It is common practice that when a child resides most of the time with one parent, the other parent will make periodic child support payments. There are a number of state laws that govern child support. And even in cases where the parents are essentially in agreement over how to co-parent their child, the law in this area can still lead to some confusion. Our experienced Menomonee Falls child support attorneys can help. At Karp & Iancu, S.C., we can represent you in a legal proceeding to determine or enforce a child support obligation. We can review your case and advise you of your rights and responsibilities, and ultimately help you do right by you and your children.
Wisconsin’s Child Support Standard
Perhaps the most common question we get regarding this subject is, “How does a court know how much child support to require?” The answer to this question will vary depending on the specific case. But Wisconsin does have a Child Support Standard that functions as guidelines for judges to rely upon. These guidelines help determine child support based on three key factors:
- the parent’s income;
- the time that the child spends with each parent; and
- whether or not the parent is financially supporting other children.
The parent’s income is often the most critical single factor in determining the actual amount of support they must pay. The court will look at all sources of current or potential income for the parent, including but not limited to the following:
- the parent’s gross wages or salary;
- the parent’s income from investments, including capital gains;
- the parent’s government benefits, including unemployment insurance, Social Security disability, and contributions to retirement plans (but not public assistance payments); and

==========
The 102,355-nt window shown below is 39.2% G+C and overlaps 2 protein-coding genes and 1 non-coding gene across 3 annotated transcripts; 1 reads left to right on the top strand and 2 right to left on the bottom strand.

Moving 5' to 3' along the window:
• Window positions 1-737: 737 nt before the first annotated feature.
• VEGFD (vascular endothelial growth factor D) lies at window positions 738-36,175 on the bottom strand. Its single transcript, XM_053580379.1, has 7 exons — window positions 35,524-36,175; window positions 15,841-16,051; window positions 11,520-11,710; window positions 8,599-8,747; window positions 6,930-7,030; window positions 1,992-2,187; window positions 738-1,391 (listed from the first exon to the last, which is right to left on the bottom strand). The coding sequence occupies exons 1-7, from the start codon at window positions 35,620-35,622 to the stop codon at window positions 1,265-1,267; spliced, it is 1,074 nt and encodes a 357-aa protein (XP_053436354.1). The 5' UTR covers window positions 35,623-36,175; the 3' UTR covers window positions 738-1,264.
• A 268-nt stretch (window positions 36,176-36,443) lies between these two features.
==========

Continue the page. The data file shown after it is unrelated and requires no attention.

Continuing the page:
- the parent’s available income from liquid assets, such as life insurance, bank accounts, and securities.
A parent cannot avoid paying child support by quitting their job or otherwise choosing to earn less than they could. The court is allowed to estimate or “impute” a parent’s income in such circumstances. When imputing income, the judge may consider:
- the parent’s past earnings;
- the parent’s current physical and mental health;
- the parent’s education and job training;
- the availability of local jobs that match the parent’s skills, experience, and training.
When Can a Judge Deviate from the Child Support Guidelines?
As previously noted, a parent’s current or potential income is just one of three critical factors a Wisconsin court must consider under the state’s child support guidelines. The other two factors–time spent with the child and the number of other children the parent must support–also play an important role in the final calculation.
If one parent has physical placement of the child for more than 75 percent of the time, the other parent’s child support obligation is a percentage of their monthly gross income based on a sliding percentage scale, ranging from 17 percent for 1 child to 34 percent for 5 or more children. But these percentages may be altered based on different placement factors, including but not limited to the following:
- whether the parent is supporting children from other relationships;
- whether the parents have at least two children and each has physical placement of at least one child (i.e., “split placement”);
- whether the parents have shared physical placement, i.e., the child spends at least 25 percent of nights with each parent.
Ultimately, a judge can deviate upward or downward from Wisconsin’s Child Support Standard after considering these and other relevant issues. The court must, however, give its reasons for any such deviation.
Enforcing and Modifying Child Support Orders
In addition to establishing the amount of a parent’s child support obligation, it may also be necessary to return to court in order to either enforce or modify an existing order as circumstances warrant. Wisconsin law offers a number of mechanisms for enforcing a child support order, up to and including holding a parent in contempt of court for refusing to pay. As for modification, the law allows a parent to request a review of their existing support obligation any time there is a substantial change in circumstances.